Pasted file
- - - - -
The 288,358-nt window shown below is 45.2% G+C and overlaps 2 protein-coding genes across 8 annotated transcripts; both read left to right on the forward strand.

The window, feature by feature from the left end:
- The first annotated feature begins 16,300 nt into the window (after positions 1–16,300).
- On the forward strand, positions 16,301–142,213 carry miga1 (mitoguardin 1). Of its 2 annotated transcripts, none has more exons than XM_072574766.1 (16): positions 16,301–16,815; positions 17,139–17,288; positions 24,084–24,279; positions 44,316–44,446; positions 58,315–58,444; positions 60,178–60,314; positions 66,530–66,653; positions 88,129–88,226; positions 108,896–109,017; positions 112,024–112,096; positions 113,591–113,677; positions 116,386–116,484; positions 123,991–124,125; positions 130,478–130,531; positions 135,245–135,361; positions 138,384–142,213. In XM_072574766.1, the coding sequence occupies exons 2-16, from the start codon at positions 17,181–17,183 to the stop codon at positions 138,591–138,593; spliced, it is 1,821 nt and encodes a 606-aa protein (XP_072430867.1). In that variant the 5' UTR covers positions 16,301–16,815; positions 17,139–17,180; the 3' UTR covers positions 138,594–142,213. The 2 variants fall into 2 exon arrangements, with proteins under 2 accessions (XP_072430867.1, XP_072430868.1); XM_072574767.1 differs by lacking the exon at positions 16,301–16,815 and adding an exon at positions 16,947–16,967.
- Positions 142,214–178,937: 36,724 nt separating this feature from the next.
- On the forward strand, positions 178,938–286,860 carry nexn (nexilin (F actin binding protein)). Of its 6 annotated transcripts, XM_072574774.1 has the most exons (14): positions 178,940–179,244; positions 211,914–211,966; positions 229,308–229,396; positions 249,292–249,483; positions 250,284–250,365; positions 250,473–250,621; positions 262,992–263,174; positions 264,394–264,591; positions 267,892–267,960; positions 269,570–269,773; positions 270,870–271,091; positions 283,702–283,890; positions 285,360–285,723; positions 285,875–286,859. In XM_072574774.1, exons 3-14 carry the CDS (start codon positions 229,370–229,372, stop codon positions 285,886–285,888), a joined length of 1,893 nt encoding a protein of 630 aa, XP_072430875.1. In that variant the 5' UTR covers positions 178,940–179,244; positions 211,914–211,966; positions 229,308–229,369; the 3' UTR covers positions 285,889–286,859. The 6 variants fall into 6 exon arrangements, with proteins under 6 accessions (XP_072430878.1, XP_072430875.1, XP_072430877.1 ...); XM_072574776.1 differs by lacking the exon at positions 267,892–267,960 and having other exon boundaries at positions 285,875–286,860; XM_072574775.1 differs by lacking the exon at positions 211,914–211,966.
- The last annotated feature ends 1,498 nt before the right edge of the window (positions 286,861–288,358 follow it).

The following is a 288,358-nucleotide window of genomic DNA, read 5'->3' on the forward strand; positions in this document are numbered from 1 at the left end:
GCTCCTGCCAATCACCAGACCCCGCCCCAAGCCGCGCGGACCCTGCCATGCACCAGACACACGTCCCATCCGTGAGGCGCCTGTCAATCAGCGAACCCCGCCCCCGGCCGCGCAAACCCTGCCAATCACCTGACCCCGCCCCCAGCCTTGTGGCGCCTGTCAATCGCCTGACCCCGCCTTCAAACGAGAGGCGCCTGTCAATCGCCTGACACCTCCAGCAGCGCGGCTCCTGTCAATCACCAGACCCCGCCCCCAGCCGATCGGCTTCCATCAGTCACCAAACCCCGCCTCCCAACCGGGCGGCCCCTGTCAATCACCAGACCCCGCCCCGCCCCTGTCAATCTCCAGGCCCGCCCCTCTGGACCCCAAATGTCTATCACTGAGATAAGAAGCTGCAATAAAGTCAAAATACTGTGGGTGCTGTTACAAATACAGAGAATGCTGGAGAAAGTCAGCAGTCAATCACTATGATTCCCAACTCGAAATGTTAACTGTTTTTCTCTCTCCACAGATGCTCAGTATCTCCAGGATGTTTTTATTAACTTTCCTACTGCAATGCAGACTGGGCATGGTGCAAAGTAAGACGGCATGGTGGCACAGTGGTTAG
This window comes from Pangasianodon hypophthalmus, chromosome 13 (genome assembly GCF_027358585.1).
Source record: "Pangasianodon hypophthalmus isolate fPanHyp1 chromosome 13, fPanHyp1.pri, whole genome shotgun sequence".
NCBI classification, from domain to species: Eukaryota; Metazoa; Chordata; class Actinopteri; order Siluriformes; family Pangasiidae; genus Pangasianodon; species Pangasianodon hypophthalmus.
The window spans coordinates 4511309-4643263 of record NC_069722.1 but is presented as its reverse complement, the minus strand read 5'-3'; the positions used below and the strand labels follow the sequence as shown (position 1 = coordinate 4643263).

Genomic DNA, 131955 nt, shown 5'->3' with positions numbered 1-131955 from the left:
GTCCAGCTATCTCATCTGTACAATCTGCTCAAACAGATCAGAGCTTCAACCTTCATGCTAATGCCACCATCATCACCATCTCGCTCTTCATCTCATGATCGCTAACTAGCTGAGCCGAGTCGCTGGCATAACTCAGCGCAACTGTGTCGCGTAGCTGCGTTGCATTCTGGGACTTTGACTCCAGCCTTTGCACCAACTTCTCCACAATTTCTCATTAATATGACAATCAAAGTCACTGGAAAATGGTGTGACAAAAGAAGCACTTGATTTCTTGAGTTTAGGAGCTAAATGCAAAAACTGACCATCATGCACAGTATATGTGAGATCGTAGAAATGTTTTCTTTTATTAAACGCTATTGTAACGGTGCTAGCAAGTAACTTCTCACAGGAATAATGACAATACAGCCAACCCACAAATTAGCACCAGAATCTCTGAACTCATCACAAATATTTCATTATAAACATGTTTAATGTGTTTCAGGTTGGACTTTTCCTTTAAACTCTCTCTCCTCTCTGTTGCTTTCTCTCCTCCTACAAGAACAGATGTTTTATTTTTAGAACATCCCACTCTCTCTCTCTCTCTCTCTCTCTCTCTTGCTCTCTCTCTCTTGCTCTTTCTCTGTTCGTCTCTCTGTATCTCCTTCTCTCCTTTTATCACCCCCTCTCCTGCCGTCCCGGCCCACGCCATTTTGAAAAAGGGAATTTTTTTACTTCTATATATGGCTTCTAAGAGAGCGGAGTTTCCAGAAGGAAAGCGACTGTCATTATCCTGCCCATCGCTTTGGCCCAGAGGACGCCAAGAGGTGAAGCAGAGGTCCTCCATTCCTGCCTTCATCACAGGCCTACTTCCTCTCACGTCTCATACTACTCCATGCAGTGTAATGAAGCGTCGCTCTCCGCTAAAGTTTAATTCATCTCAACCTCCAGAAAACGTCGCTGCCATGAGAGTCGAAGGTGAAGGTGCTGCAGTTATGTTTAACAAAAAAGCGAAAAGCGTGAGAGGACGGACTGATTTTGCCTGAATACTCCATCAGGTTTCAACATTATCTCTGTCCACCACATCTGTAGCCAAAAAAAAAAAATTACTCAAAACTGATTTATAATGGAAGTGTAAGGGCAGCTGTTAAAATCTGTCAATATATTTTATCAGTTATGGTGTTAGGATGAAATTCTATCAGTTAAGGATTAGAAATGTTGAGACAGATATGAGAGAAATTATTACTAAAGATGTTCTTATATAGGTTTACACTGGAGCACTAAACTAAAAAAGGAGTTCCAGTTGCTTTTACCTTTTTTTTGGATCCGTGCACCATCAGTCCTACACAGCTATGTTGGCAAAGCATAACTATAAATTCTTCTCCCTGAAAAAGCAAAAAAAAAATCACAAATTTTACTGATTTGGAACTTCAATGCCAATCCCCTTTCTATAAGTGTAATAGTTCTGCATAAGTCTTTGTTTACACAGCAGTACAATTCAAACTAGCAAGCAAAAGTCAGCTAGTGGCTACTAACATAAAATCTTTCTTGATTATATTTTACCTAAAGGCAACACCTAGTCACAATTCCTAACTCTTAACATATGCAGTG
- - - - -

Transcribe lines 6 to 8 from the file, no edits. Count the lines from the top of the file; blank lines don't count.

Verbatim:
- On the forward strand, positions 178,938–286,860 carry nexn (nexilin (F actin binding protein)). Of its 6 annotated transcripts, XM_072574774.1 has the most exons (14): positions 178,940–179,244; positions 211,914–211,966; positions 229,308–229,396; positions 249,292–249,483; positions 250,284–250,365; positions 250,473–250,621; positions 262,992–263,174; positions 264,394–264,591; positions 267,892–267,960; positions 269,570–269,773; positions 270,870–271,091; positions 283,702–283,890; positions 285,360–285,723; positions 285,875–286,859. In XM_072574774.1, exons 3-14 carry the CDS (start codon positions 229,370–229,372, stop codon positions 285,886–285,888), a joined length of 1,893 nt encoding a protein of 630 aa, XP_072430875.1. In that variant the 5' UTR covers positions 178,940–179,244; positions 211,914–211,966; positions 229,308–229,369; the 3' UTR covers positions 285,889–286,859. The 6 variants fall into 6 exon arrangements, with proteins under 6 accessions (XP_072430878.1, XP_072430875.1, XP_072430877.1 ...); XM_072574776.1 differs by lacking the exon at positions 267,892–267,960 and having other exon boundaries at positions 285,875–286,860; XM_072574775.1 differs by lacking the exon at positions 211,914–211,966.
- The last annotated feature ends 1,498 nt before the right edge of the window (positions 286,861–288,358 follow it).

The following is a 288,358-nucleotide window of genomic DNA, read 5'->3' on the forward strand; positions in this document are numbered from 1 at the left end: